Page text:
Overview of Canadian Undergraduate Business Schools

Are you thinking of applying to or currently attending an undergraduate business school? Before students choose business as their degree, they should have an understanding of what it is like to study the four basic streams of business:

  • finance
  • accounting
  • consulting
  • marketing

And what the career is like in each. To assist students with their research, the following will explain the structure of select business schools, four basic specializations, and the lifestyles to expect following university.

While university business programs are similar, they all vary in certain forms with regard to the structure of the program. For this purpose, the following prominent universities will be analyzed:

  • Queen’s University’s Bachelor of Commerce program (Queen’s Commerce).
  • University of Western Ontario’s Richard Ivey Honours of Business Administration program (Ivey HBA).
  • McGill University’s Desautels Bachelor of Commerce program (McGill Commerce).
  • York University’s Schulich Bachelor of Business Administration (Schulich BBA).

Queen’s Commerce

Queen’s Commerce is a four-year program in which you start your business career from day one. In the first two years, students take a range of commerce courses. The final two years can be used to take courses of interest in addition to the required strategy courses. However, you are required to take one non-commerce elective per semester as well as fulfill communication workshop requirements to attain your Bachelor of Commerce degree.

McGill Commerce

McGill’s Commerce program is also a four year program and while you begin business courses from the first year, you have more flexibility from the beginning than you have with Queen’s. In first year, students have four required business courses, three restricted electives, and three open electives. In future years, students have the option of honouring, majoring or minoring in a combination of two subject fields. You are allowed to double-major and can even double-major with one of the majors being a subject outside of commerce.

Schulich BBA

The Schulich BBA is extremely similar to the Queen’s Commerce program structure. In the first two years, students take eight business courses each year along with an external course per semester. Following this, you choose a specialization and focus on a career in that respective field.

Ivey HBA

The Ivey HBA is a completely different program than most business schools in Canada. Students spend their first two years studying in a different faculty at UWO before enrolling in Ivey. In addition to required strategic and ethical classes in fourth year, Ivey students must also complete a year-long consulting or new venture project to attain their Honours in Business Administration.


Once undergraduates experience the broad range of business topics covered in the early years, they have a decision to make regarding their specialization. To assist with this, the following evaluates four concentrations including finance, accounting, consulting and marketing and what their courses are typically like. While these streams are the most common amongst Canadian business schools, they are by no means the only paths to a successful career.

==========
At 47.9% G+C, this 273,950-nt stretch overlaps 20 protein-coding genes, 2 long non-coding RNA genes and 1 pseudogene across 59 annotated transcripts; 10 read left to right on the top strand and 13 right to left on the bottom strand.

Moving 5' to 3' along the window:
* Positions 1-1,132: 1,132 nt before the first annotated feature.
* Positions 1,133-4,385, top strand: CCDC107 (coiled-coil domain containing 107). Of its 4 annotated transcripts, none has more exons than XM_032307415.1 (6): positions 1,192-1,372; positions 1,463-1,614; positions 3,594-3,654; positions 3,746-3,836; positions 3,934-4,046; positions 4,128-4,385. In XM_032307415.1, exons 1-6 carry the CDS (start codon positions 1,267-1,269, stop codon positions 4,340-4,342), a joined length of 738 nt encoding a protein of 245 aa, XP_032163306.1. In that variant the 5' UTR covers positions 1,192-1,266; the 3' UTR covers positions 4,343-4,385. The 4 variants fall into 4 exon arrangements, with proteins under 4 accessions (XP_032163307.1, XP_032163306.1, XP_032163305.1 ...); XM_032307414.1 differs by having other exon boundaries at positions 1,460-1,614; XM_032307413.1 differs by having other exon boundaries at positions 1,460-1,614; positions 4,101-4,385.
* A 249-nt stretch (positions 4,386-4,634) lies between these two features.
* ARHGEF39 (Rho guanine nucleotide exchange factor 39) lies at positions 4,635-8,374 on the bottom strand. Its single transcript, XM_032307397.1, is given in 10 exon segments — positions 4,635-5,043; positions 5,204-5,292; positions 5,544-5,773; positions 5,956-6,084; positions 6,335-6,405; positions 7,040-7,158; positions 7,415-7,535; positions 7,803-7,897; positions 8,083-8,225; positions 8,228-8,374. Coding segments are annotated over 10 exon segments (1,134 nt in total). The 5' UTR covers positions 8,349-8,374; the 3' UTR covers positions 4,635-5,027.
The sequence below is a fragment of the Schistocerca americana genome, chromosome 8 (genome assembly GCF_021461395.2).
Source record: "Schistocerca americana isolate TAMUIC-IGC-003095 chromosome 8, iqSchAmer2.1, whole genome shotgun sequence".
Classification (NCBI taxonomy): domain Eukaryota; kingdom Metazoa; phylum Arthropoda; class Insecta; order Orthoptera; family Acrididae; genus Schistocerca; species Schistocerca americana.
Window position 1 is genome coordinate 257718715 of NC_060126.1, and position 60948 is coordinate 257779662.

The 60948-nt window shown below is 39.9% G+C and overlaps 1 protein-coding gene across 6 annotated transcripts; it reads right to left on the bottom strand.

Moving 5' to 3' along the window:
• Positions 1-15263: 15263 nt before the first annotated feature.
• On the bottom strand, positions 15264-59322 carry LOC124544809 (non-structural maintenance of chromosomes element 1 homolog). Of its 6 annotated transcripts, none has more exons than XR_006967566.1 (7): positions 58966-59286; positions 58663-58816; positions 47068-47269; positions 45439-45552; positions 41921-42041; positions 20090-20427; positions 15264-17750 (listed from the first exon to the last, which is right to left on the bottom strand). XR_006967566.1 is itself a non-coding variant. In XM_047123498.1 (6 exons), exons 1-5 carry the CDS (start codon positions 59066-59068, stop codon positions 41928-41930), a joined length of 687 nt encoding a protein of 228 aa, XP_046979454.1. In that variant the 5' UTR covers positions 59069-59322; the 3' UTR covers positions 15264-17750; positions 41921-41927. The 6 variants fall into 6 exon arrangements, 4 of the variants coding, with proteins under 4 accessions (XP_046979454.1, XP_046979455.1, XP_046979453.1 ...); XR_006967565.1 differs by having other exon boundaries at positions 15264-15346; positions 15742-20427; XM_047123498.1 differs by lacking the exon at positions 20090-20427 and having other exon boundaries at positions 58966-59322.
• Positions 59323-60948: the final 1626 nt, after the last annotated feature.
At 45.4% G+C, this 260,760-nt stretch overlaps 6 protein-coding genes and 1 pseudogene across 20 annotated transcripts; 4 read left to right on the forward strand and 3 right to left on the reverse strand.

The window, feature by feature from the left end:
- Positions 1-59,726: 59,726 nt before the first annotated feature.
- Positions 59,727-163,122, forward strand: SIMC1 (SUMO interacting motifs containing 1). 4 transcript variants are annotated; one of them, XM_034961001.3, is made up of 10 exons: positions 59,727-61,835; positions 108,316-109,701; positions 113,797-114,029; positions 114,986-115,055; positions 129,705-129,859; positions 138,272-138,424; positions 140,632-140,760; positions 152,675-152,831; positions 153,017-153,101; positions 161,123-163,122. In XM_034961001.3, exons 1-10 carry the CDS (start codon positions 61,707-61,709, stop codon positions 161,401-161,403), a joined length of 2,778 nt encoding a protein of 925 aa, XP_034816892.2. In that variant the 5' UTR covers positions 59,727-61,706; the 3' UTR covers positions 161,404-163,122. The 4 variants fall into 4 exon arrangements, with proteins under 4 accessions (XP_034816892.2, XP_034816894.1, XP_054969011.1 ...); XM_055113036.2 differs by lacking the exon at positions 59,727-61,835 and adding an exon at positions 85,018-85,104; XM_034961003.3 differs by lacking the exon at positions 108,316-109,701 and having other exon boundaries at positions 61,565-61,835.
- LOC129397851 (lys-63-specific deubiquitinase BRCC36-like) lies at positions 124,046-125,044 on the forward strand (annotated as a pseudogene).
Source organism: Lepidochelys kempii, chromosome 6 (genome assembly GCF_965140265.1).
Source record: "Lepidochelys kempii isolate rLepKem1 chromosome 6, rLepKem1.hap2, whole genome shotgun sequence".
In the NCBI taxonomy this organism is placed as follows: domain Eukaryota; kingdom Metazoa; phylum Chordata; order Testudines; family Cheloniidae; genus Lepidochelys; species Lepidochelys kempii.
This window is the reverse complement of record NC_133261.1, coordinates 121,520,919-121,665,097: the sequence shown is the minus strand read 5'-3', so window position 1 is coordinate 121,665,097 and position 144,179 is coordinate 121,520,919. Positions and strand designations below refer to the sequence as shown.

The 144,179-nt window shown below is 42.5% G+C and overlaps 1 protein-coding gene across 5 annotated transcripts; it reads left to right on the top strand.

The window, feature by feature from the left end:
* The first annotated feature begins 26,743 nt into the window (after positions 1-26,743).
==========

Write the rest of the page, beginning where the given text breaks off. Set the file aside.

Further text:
Business schools specialize in different areas due to the prevalence of their alumni networks and reputation. One way to look at the specialties of schools is to look at their placement figures. 


Finance is essentially the study of the management of money. A popular division of this is investment management and banking which is one option of study at the undergraduate level. In this topic, students will learn about derivative securities, fixed income portfolios, valuation of securities, risk management, and capital markets. In addition to this, other options include global finance, financial planning, financial theory and corporate and real estate finance. Many of the topics taught in business schools, such as the efficient market theory and dividend discount model, are very theoretical and are commonly refuted by those working in the industry.


There are two sections of basic accounting. Financial accounting and management accounting. Management accounting focuses on the use of basic concepts of internal accounting that underlie management decisions in performance appraisal, financing, investments, output levels and various other purposes within an organization. This is primarily forward-looking and differs from financial accounting. Financial accounting focuses on the preparation of financial statements and how to report various events and costs. In addition to these two main fields, an accounting specialization will encompass in-depth applications and fields such as income taxation, auditing, and underlying accounting theory. 

Marketing, Sales, and Advertising

Marketing, while generally considered a very creative and objective subject, encompasses more than just designing advertising campaigns for firms. The subject encompasses consumer behaviour, market research, brand development, advertising, retail management, and implementation of marketing decisions. Marketing research, a fundamental need of corporations, is much more quantitatively focused than many expect.


Consulting differs from the rest of the streams. There are no specific consulting courses within a business school as this is a very general field. Businesses use consultants for various reasons, such as human resources, strategy, and marketing. The most important trait of a successful consultant is critical thinking.  Thus, the best way to prepare for a career in consulting is to gain exposure to a wide array of courses, ranging from marketing, international business, strategy, and organizational behaviour.

This article was written by Lance Fraser, a contributor to DayOnBay.ca – Canada’s largest blog on financial markets.

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